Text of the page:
I completed my manuscript and thought I’d share a bit of that traveled road.
About LIAR’S BENCH- When a lie seeps into the very heartwood of a town, soaks the beams and posts that hold it up from the earth, the rot sets to its work. So it began in 1862 when Mrs. Evelyn Anderson, mistress of Hark Hill Plantation reported she had been poisoned by her house slave, Frannie Crow.
But the truth will out as Truth seems to demand when more than a hundred years later, 17-yr-old Mudas Summers finds out that cockfights and whores may be today’s sins, but suspects they tie into yesterday’s sorrows—her mama’s mysterious death, and the hundred-year-old lynching of her boyfriend Bobby’s ancestor.
Running through the tale of two Kentucky hangings more than a hundred years apart is the story of Mudas and Bobby finding each other and themselves while forced to grow up fast in a time and place where the KKK is still a power, the South is struggling to find itself, women are exploring new freedom, and teenagers are caught between old and new ways of growing up.
Personal Writing Anecdotes: While writing LIAR’S BENCH, I experienced a lot of happenstance related to the work, which fueled me further. I’m not exactly superstitious, but I do enjoy feeling like the Universe is giving me a little nod of approval to keep me going.
One day I found myself needing to examine a Mason jar for a scene I was writing, but not just any Mason jar, nuh-uh, I had to get my mitts on a special 100-year-old Mason jar with a rusted thumb latch and glass lid. That afternoon as I stood looking out my cottage window contemplating what it would look and feel like; my husband ambled up the cobbled path from the barn to the yard, clutching two filled-with-dirt older-than-dirt Mason jars. He asked if I wanted them. Oh, man, did I ever! By day’s end, he’d unearthed thirty-one identical ones behind our barn. The Universe was indeed smiling down on me!
About characters: My main character, Mudas (Muddy Summers) receives a ’65 Mustang for her 17th birthday. My husband stumbled upon the same car in an old dusty barn at an auction taking place way off the backroads in rural Kentucky. Realizing his good fortune, the relationship with Muddy and her car, he bid and won it for my birthday shortly after I wrote ‘The End”.
The original owner of the ‘Pony’ gave us the records which showed where she received it on her 17th birthday— the same as Muddy. But it didn’t end there.
The old farmer who towed it up from the country to our house was from a small community called ‘Rooster Run’. Rooster Run is a fictional name I’d given to an important sought after ledger in my novel. To this day, I still cannot find such a town in Kentucky, only what is a very tiny community with a general store that serves as a gathering place which is termed Rooster Run by the locals who visit. And the Pony is now named FireRooster for sentimental reasons and for a rooster that struts through one chapter.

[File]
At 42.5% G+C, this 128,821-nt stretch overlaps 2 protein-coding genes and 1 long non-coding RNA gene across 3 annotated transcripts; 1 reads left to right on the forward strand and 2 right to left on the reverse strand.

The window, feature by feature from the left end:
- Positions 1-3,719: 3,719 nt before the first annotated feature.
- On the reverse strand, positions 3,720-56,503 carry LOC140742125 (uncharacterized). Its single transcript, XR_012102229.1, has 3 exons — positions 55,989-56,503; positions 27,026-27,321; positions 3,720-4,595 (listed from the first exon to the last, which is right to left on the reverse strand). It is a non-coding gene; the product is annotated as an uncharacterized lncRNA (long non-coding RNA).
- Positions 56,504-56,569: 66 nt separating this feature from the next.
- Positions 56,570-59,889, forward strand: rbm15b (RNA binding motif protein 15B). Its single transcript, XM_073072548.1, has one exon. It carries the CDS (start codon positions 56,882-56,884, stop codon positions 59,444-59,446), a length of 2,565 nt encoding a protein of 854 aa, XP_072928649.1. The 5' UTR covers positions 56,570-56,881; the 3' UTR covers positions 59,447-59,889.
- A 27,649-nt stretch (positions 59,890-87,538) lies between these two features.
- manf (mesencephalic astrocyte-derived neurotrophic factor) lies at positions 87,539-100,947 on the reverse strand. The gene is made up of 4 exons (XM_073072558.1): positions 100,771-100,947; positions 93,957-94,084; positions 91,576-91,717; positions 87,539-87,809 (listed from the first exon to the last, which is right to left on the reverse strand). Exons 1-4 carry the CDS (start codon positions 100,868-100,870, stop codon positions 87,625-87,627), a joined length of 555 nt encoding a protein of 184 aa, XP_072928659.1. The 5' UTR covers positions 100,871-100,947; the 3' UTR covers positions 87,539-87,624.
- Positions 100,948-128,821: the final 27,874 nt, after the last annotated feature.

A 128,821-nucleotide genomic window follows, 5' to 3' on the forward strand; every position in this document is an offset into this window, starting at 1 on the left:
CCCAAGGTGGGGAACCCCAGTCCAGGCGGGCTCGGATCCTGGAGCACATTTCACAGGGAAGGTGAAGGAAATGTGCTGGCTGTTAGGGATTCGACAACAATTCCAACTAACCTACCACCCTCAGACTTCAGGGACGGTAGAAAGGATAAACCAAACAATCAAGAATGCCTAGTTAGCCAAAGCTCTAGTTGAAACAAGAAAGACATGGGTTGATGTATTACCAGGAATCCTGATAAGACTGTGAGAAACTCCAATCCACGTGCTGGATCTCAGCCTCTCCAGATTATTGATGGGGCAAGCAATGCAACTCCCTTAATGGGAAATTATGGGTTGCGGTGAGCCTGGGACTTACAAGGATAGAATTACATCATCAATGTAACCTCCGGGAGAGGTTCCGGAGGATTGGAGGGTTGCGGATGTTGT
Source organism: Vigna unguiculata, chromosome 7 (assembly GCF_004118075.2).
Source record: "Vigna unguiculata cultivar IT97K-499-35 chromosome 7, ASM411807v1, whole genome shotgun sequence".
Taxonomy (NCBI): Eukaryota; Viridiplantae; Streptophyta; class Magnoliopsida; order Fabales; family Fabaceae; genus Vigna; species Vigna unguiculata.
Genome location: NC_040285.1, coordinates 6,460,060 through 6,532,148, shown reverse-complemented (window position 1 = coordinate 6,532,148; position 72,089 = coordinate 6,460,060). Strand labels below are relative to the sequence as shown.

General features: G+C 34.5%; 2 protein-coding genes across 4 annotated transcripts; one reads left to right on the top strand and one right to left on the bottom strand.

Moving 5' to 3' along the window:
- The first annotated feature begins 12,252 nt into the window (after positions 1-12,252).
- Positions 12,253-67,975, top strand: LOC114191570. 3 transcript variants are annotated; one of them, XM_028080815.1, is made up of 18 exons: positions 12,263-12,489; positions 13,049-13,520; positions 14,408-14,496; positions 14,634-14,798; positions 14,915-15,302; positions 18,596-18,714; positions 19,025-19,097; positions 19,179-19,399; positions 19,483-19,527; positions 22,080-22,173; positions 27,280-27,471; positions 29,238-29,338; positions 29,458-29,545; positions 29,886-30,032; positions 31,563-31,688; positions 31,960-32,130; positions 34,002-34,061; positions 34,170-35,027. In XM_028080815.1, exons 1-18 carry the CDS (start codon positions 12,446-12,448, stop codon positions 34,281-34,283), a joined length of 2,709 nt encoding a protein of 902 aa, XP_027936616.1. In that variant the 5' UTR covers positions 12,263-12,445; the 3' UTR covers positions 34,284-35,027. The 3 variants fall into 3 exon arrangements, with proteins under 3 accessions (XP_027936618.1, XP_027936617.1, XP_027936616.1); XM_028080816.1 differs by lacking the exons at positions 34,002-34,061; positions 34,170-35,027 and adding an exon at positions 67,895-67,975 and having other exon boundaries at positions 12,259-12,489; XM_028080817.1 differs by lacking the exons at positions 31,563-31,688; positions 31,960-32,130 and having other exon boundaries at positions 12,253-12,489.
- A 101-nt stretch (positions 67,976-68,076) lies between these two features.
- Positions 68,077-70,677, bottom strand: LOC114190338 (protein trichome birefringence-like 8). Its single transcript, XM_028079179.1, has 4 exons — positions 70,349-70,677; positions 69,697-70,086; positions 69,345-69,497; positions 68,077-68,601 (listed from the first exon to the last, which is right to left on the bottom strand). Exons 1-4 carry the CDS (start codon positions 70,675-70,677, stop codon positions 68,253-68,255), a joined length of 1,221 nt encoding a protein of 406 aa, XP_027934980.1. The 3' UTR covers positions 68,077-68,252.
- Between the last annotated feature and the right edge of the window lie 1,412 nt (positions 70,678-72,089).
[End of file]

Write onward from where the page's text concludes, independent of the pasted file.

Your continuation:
Regarding names: I use 85% of my ancestors’ names. And, I always wanted a simple name for my male character, intentionally settling on Bobby for such. No problem, right? Wrong. I almost changed the male character’s name many times, because my Word doc seemed to be possessed and simply wouldn’t have it. The demon Word taunting, constantly changing it from ‘Bobby’ to ‘Booby’ throughout. I could only imagine sentences such as “I love Booby” and “I felt Booby” etc. Then one day while driving down the road, I spied a yard sale and pulled over to kill time. There I found an old child’s baseball glove from the 60’s. It had my male character’s name, Bobby, scrawled sweetly across it, more importantly exactly what my Bobby would’ve used.
Amazingly, after I finished the manuscript I found out the last public hanging took place in Kentucky. (Rainey Bethea, August 14, 1936, Owensboro KY) I did not know that my husband’s grandfather attended the hanging.
Lastly: A friend in California sent me this lovely video about my mysterious and beautiful state of Kentucky by Eve Selis ,”Russellville” .
Indeed: ‘sometimes you gotta get lost, to make your way– to make your day … you don’t know where you’re going until you know where you’ve been’.